I didn’t really have any huge mistake when I opened Blue Ginger because I had learned how to avoid many of them with opening restaurants for other people. One mistake I made when I previously opened a restaurant was buying $100,000 worth of wine–just because I could. Some of those bottles of wine are probably still there! When I opened Blue Ginger, I only bought $5,000 in wine because I didn’t want to tie up the money in wine inventory.

If I could change one thing, I’d probably buy the real estate because even though Wellesley has been great to me, I haven’t been able to benefit from the appreciation of the land itself.

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Describe the moment that you knew your business would become successful.
I remember exactly when it was. It was the first Saturday after the restaurant opened–food was coming out hot, waiters were opening wine, and the GM was running around. The place was open and busy, which is what I hoped for. But things don’t always work out perfectly and you have to be patient. You can make all the plans you want, but at the end of the day, people are human, make mistakes and things go wrong–but how you handle it when things go wrong is what makes all the difference in the world.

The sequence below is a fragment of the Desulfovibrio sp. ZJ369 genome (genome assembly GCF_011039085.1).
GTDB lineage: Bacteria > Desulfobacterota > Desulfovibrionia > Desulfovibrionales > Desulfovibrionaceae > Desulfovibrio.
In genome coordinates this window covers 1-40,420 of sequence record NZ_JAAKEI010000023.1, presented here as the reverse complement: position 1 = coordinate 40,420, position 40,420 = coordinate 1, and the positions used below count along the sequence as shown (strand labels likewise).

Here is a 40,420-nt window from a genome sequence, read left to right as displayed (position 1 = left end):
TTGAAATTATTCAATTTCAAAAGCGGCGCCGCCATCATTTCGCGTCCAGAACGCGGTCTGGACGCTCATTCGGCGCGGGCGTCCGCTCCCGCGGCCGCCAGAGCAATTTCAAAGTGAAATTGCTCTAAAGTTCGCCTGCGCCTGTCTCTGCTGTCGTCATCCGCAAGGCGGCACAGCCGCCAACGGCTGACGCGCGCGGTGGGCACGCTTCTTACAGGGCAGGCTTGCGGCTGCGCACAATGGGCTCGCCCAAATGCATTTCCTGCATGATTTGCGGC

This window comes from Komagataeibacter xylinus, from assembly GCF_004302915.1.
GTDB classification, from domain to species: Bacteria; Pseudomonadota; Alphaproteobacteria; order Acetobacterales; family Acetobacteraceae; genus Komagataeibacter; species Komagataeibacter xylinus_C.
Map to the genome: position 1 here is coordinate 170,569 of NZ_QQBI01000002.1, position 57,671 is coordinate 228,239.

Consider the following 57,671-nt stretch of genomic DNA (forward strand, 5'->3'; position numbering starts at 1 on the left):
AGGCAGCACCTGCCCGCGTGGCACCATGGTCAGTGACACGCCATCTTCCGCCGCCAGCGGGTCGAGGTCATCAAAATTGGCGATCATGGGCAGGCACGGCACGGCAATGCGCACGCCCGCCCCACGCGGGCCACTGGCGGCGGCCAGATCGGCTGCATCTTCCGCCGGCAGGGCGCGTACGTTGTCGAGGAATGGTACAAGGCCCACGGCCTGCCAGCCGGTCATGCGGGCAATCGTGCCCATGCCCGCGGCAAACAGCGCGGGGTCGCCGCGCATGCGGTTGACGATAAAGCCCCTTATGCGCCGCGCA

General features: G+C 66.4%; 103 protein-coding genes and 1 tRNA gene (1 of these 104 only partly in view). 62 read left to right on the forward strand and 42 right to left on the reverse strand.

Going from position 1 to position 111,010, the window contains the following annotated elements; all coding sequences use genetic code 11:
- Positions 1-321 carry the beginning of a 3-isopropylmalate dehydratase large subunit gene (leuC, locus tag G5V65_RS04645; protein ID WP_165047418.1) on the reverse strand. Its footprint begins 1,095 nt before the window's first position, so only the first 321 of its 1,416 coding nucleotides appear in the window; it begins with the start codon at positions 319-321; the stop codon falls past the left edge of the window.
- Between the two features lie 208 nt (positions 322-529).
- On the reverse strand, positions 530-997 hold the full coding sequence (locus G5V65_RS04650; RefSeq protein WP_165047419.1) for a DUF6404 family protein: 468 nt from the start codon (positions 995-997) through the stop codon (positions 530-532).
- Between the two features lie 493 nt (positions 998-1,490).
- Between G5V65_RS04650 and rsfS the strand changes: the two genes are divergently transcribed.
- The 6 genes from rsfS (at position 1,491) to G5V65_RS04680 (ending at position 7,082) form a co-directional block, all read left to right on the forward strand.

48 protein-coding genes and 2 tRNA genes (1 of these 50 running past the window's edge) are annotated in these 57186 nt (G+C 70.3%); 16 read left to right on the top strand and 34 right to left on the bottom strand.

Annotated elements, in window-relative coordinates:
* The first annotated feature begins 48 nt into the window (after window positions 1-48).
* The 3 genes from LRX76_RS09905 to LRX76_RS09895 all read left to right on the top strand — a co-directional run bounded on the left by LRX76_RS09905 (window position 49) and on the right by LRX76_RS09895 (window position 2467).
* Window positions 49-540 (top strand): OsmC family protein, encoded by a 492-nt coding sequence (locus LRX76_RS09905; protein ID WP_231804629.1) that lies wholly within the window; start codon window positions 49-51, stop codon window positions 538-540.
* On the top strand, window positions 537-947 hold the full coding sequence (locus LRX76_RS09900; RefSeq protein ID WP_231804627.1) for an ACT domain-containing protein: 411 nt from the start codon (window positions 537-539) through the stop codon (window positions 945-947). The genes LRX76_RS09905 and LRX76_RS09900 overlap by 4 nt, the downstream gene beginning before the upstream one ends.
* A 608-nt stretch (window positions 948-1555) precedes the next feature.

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How did you transition from the restaurant to your TV show, Simply Ming?
It wasn’t really related to opening Blue Ginger, although being a chef/owner helps legitimize you. I was named the top chef in the U.S. by Esquire Magazine and had participated in several shows on the Food Network including Dining Around and Chef Du Jour. It turns out that Dining Around was also a talent search, and when I was on it, I was just myself. I cracked jokes, and the crowd responded to it. After being on several shows, it was suggested that I get media training to show TV execs that I could really deliver, which I did. They gave me my own show, East Meets West with Ming Tsai and I won an Emmy. I haven't looked back since. Now I’m the host and executive producer of Simply Ming on public television.